Category Archives: It’s a joke!

indignant breakfast

me wus , i profess, perfectly happy

as bread

but instead me gets sliced and stuffed

under a red hot grill til i’m toast!


wusn’t it ‘nuff me got pummeled ‘n punched

when me wus just a bit of dough

— me didn’t need that!

and unceremoniously shoved in an oven

— me actually loved that!

i rise under torture a beaut!

but toast?!

an insult

even if some like it hot, up to a point, me don’t

aaargh, nearly burnt


ahhhhh, smooth sooth meeee

with butter and jam


what’s this…?

teeth! struth!

i can’t believe it!

what new hell is……


not a haiku


NaPoWriMo day 20 prompt

write a poem that anthropomorphizes a kind of food. It could be a favorite food of yours, or maybe one you feel conflicted about. I feel conflicted about Black Forest Cake, for example. It always looks so pretty in a bakery window, and I want to like the combination of cherries and chocolate . . . but I don’t. But how does the cake feel about it?

The Fowl and the Bully-rat

NaPoWriMo day 26


The Foul and the Bully-rat were put out to sea

On a manky-scant wee boat

They were thrown some spitballs, catcalls tar and feathers for good measure

Wrapped up in a cautionary note


The Fowl growled up to the stars above

With a sound like a small chainsaw

You, Bully-rat, you fat hunk of shite

Gimme room in this boat, oar,

I swear

I swear

I’ll haul your arse out!



Said Bully to Fowl, you evil great bleep

How charmingly sweet you bleat!

We’re in this together, you’d better not blether

Oar, I’ll cut your throat while you sleep!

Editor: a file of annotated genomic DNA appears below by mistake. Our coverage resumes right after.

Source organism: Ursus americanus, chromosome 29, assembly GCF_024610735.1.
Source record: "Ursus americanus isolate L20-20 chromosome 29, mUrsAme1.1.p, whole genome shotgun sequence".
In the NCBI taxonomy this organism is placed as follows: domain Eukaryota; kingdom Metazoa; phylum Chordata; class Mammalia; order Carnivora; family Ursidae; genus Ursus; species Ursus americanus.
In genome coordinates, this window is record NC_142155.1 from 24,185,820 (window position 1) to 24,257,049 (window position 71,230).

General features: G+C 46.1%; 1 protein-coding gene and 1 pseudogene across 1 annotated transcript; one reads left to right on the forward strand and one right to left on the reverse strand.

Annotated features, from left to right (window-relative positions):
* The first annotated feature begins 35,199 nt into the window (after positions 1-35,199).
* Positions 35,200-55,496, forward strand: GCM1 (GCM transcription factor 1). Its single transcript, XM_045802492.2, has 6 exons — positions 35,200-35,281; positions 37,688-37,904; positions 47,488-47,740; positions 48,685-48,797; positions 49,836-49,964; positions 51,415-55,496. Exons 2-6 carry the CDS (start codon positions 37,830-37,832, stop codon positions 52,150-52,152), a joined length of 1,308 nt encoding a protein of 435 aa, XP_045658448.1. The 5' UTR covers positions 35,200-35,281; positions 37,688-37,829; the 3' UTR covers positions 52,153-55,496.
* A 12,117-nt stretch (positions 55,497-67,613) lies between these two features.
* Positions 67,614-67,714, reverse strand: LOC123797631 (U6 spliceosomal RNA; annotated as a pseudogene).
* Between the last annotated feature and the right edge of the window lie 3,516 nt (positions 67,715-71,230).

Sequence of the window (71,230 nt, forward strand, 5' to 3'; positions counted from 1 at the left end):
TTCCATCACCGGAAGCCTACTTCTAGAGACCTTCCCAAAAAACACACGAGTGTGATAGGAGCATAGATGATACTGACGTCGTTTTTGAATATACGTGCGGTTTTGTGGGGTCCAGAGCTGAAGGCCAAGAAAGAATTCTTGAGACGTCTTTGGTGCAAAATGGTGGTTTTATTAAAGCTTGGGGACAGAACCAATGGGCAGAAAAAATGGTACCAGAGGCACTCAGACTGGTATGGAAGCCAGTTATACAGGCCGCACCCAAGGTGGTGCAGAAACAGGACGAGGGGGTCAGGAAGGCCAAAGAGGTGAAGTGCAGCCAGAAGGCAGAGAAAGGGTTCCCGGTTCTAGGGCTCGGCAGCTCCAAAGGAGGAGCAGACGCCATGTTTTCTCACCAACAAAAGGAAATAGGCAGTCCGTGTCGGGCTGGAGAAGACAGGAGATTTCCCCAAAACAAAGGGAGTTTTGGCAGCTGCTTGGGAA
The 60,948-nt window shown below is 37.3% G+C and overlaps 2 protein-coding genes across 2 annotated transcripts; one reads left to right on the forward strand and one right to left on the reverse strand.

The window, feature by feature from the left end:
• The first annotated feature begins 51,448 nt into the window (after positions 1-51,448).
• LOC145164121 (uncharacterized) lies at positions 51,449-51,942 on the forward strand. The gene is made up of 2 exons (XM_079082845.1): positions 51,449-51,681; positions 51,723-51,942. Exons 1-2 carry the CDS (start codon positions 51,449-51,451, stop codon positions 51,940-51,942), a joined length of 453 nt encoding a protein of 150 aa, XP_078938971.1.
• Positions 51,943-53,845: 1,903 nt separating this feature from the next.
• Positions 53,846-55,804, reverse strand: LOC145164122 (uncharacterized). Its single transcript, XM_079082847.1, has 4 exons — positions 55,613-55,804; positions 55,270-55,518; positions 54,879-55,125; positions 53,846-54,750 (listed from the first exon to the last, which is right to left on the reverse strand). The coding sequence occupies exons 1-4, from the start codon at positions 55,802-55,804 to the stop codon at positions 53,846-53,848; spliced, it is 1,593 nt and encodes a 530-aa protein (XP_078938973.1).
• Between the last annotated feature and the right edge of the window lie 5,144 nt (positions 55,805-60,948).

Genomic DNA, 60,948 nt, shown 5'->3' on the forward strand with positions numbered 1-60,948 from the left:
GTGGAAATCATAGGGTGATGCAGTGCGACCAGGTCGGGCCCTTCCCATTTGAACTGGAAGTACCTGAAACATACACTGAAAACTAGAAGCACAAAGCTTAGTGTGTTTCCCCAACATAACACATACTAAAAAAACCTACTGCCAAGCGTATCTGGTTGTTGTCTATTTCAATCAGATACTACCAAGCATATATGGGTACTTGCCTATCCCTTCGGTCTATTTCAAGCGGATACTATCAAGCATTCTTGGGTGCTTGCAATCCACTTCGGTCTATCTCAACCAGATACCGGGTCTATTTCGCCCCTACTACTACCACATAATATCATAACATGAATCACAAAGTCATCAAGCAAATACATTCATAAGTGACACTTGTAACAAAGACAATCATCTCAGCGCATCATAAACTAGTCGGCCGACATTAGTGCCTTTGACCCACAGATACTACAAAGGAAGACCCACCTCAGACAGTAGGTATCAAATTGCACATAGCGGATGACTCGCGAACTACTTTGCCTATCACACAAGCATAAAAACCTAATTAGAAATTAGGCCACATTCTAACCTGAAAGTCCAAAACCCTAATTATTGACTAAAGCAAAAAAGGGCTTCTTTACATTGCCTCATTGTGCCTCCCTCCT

They floated this way for a year and a day

To the land where the spliff trees grew

And there in the woods, a beautiful woman stood

They puffed up their chests and and jousted their jests

All to impress their importance upon an isolated female

Soon to be in their thrall. What a boon!

But she saw straight away they were

Up to no good

Up to no good

Though they begged so sweetly for fun and for food.


They warbled, aw, darlin’ It’s probably you’re also hungry for a fine feast of a man , we’re a bit wobbly but

honey girl, would you give us a whirl as a nibble

Supply us some vitals and a sniff of your spliffs, we’ll all bob along well, we can tell

But the woman was wise to all of their lies

She’s smelt them coming for miles and miles

So, she called on the conch to the other girls of her tribe, and they had them split-toasted in a flash, for their ladies lunch.

And hand in hand they danced

By the light of the moon

But the light of the moon

Full-bellied and stoned, they pranced

They licked the fat from their fingers and runcible spoons be damned!


btw April 26, 2021

parody picked from the teeth of the Owl and The Pussy-cat, loosely and unabashed.

And now for our (optional) prompt. Today, I’d like to challenge you to write a parody. Besides being fun, writing parodies can be a great way to hone your poetic skills – particularly your sense of rhyme and sound, as you try to mimic the form of an existing poem while changing the content. Just find a poem – or a song – that has always annoyed you, and write an altered, silly version of it. Or, alternatively, find a poem with a very particular rhyme scheme or form, and use that scheme/form as the basis for a poem that mocks something else.